The list of massacres and impunity does not end here. Here is another story from the southern state of Kerala. On 17 May, 2009, the Kerala police entered a Muslim fishermen colony at Beemapalli and opened fire at the locals, killing six and injuring 52. The deceased included a 16-year-old boy playing cricket at the beach, who after being shot at, was attacked with the bayonet of a gun. Three years down the line, nothing has yet been done. The judicial commission instituted under the chairmanship of Justice K Ramakrishnan in August 2009, which began functioning on 17 March, 2010 and collected evidences from almost 60 witnesses, submitted its report to the Chief Minister on 4 January, 2012. However, the report is yet to be made public, leave alone the question of implementing its recommendations. The firing took place when the Communist Party of India-Marxist (CPM)-led Left Democratic Front government was in power. Now, the state is ruled by the Congress-led United Democratic Front, with the Muslim League as its major ally. Despite the change in power, the ‘secular’ Congress, and the ‘Champion of the Muslim Cause’ -- the Muslim League -- being at the helm of affairs, there is no sign of justice. The way government after government try to hush-up the cases indicates that they are nothing but partners in crime.

Here, one is also reminded of the cases of communal violence in Rudrapur (Uttarakhand), Moradabad (Uttar Pradesh), and many others like them. However, the classic case out of all these is the case of Hashimpura, a town near Meerut district of Uttar Pradesh, which took place 25 years ago. On 22 May, 1987, in Hashimpura, 42 innocent Muslims were killed in cold blood by the personnel of Provincial Armed Constabulary (PAC). Vibhuti Narayan Rai, the then Superintendent of Police of the nearby district Ghaziabad, and one of the witnesses of the massacre, told this writer once, “There are some experiences that stick with you throughout your life. They always stay with you like a nightmare and sometimes are like debts on your shoulders”. He added that “the experience at Hashimpura massacre was such an experience for me”.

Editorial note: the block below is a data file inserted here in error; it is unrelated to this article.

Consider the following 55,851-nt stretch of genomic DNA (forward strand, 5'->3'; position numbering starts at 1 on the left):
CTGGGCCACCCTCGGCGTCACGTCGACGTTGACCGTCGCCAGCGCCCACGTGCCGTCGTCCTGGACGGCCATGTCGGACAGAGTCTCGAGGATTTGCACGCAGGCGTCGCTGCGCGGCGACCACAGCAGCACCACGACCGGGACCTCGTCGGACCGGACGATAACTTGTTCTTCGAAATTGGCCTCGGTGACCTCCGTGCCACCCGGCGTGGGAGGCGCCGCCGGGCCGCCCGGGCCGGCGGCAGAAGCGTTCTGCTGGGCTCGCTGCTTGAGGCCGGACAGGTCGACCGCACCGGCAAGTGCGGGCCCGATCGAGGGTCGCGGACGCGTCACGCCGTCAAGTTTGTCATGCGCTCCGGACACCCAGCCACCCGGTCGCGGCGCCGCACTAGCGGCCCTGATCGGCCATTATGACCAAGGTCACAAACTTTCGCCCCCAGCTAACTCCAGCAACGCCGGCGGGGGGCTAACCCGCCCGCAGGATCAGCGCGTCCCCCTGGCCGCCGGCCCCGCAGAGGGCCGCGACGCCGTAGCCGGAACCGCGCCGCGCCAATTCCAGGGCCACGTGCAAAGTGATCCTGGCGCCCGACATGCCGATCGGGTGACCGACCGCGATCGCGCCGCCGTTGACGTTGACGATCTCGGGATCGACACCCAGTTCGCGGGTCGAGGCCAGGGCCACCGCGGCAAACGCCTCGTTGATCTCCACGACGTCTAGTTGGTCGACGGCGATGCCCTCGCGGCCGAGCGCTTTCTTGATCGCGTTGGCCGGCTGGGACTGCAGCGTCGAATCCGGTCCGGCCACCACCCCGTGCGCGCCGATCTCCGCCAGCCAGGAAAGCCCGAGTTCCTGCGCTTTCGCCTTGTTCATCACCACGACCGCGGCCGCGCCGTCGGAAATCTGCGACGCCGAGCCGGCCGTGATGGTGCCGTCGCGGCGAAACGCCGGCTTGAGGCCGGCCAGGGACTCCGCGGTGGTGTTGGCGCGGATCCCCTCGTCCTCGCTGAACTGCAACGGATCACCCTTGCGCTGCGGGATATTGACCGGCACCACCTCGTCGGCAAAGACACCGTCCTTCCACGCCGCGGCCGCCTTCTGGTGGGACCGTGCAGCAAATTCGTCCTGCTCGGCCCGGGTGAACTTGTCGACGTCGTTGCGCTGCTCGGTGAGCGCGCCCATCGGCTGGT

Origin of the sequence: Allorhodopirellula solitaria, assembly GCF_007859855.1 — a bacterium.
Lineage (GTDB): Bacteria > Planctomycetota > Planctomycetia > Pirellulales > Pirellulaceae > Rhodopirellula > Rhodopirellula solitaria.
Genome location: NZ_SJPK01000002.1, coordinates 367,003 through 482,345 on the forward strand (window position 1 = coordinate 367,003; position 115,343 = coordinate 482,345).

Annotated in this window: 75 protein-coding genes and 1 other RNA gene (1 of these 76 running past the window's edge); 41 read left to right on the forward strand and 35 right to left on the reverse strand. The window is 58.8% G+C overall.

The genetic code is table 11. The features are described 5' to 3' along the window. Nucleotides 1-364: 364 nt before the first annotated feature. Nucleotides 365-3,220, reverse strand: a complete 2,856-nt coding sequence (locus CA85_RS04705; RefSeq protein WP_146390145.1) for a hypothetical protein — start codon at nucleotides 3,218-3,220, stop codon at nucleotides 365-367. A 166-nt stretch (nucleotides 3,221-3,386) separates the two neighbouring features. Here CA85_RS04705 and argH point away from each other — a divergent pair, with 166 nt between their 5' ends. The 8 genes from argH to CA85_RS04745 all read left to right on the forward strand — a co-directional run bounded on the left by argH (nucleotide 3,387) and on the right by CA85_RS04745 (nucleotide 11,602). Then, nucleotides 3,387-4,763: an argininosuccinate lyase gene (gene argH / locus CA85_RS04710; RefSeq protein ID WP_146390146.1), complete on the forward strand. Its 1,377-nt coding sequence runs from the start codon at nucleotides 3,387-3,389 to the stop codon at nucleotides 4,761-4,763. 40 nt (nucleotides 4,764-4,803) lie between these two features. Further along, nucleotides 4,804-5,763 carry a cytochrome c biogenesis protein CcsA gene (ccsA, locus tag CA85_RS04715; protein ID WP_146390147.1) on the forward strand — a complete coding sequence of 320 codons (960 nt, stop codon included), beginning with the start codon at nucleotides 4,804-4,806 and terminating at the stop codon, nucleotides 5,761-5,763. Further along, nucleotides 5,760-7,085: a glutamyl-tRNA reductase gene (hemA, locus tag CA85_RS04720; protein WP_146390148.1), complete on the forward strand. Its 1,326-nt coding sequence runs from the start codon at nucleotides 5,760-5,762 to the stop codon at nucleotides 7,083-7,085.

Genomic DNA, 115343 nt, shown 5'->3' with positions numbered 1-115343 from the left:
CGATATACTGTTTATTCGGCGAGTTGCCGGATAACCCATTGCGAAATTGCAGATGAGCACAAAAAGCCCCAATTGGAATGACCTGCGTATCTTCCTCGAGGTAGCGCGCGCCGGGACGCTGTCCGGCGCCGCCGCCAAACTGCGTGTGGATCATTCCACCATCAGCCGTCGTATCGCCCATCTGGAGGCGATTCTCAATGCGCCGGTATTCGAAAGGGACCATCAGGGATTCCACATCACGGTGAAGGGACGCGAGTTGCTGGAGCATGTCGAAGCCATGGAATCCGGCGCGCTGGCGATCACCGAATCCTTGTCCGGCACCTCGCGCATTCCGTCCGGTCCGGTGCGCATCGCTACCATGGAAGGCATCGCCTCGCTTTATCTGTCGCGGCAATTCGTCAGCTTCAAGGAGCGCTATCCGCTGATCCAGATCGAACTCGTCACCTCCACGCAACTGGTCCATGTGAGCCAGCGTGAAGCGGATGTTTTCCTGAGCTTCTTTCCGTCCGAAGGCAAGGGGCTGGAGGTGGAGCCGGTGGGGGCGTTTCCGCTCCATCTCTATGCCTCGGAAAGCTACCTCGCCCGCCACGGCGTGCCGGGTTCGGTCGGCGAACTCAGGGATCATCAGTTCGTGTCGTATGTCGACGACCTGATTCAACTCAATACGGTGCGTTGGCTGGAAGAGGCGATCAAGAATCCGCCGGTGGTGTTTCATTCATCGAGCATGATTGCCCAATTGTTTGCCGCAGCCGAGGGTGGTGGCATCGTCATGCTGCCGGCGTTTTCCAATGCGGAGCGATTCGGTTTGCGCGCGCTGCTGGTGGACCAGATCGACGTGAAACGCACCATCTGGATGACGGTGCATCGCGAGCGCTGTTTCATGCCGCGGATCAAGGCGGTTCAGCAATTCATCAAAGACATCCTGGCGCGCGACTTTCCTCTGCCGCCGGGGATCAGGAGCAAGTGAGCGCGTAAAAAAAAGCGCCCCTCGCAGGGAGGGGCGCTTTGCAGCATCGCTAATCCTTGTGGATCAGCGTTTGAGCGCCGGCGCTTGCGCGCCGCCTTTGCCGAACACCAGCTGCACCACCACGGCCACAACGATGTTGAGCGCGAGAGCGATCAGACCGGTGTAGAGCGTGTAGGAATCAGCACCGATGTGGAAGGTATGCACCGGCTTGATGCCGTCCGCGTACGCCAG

Trial in the case, which was transferred from Ghaziabad court to Tis Hazari, Delhi, on the orders of the Supreme Court, is yet to conclude. Advocate Akbar Abidi, additional special public prosecutor told this writer last year that the case was in the last stages of the presentation of prosecution witnesses. There were around 140 witnesses in the case, out of which more than 20 died during the last 24 years. Eighty three witnesses have already been produced before the court. Even the accused, 19 in all, got reduced to 16; three died during the course of this period. Despite all this, the matter is still in the court and the victims are still in the hope of getting justice.

Forbesganj, Hashimpura, Beemmapalli, Gopalgarh, Rudrapur and many other parts of India might not have any direct geographical or political connection but there is something which connects them all together: massacres and impunity. Crime, nay terror and violence unleashed by the State and its various agencies, denial of justice to the victims of these massacres and killings. At all these places, while the victims live in fear, the perpetrators are roaming free under the patronage of the state governments. Notably, it does not matter which political party is in power. It includes, from the ‘secular’ Congress to the ‘communal’ BJP to the ‘torchbearers’ of social justice, the JDU and BSP to the Marxist - CPM.  When it comes to punishing police personnel and state officials, all are alike. In short, it can be said that all these governments may be divided by parties but are united in massacres and impunity!

The author is a civil rights activist and freelance journalist based in Delhi.

This article appeared in The Milli Gazette print issue of 16-30 June 2012 on page no. 1